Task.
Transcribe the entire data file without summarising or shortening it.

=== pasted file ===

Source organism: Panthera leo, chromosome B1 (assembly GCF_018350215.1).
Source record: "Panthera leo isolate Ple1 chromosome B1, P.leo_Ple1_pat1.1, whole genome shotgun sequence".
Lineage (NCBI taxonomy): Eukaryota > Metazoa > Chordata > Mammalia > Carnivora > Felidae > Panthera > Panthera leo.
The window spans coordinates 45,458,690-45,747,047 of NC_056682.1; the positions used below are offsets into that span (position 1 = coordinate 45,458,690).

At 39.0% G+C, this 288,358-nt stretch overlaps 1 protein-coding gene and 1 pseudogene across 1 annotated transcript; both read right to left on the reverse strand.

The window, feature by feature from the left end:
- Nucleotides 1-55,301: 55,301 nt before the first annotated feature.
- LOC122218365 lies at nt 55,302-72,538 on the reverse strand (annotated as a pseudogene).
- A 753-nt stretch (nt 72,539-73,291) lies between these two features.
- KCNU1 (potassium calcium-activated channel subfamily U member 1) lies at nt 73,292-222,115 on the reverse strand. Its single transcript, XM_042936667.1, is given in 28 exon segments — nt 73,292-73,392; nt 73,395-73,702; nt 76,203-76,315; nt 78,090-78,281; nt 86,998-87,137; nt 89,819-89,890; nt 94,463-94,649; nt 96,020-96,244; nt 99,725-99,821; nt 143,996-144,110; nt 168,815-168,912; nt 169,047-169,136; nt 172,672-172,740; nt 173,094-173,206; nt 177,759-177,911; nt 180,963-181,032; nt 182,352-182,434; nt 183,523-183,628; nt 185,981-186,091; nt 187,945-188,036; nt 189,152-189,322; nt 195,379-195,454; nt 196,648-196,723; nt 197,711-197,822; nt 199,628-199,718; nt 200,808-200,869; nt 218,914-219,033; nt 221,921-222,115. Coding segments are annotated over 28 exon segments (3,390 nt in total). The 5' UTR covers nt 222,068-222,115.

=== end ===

Source organism: Panthera leo, chromosome B1 (assembly GCF_018350215.1).
Source record: "Panthera leo isolate Ple1 chromosome B1, P.leo_Ple1_pat1.1, whole genome shotgun sequence".
Lineage (NCBI taxonomy): Eukaryota > Metazoa > Chordata > Mammalia > Carnivora > Felidae > Panthera > Panthera leo.
The window spans coordinates 45,458,690-45,747,047 of NC_056682.1; the positions used below are offsets into that span (position 1 = coordinate 45,458,690).

At 39.0% G+C, this 288,358-nt stretch overlaps 1 protein-coding gene and 1 pseudogene across 1 annotated transcript; both read right to left on the reverse strand.

The window, feature by feature from the left end:
- Nucleotides 1-55,301: 55,301 nt before the first annotated feature.
- LOC122218365 lies at nt 55,302-72,538 on the reverse strand (annotated as a pseudogene).
- A 753-nt stretch (nt 72,539-73,291) lies between these two features.
- KCNU1 (potassium calcium-activated channel subfamily U member 1) lies at nt 73,292-222,115 on the reverse strand. Its single transcript, XM_042936667.1, is given in 28 exon segments — nt 73,292-73,392; nt 73,395-73,702; nt 76,203-76,315; nt 78,090-78,281; nt 86,998-87,137; nt 89,819-89,890; nt 94,463-94,649; nt 96,020-96,244; nt 99,725-99,821; nt 143,996-144,110; nt 168,815-168,912; nt 169,047-169,136; nt 172,672-172,740; nt 173,094-173,206; nt 177,759-177,911; nt 180,963-181,032; nt 182,352-182,434; nt 183,523-183,628; nt 185,981-186,091; nt 187,945-188,036; nt 189,152-189,322; nt 195,379-195,454; nt 196,648-196,723; nt 197,711-197,822; nt 199,628-199,718; nt 200,808-200,869; nt 218,914-219,033; nt 221,921-222,115. Coding segments are annotated over 28 exon segments (3,390 nt in total). The 5' UTR covers nt 222,068-222,115.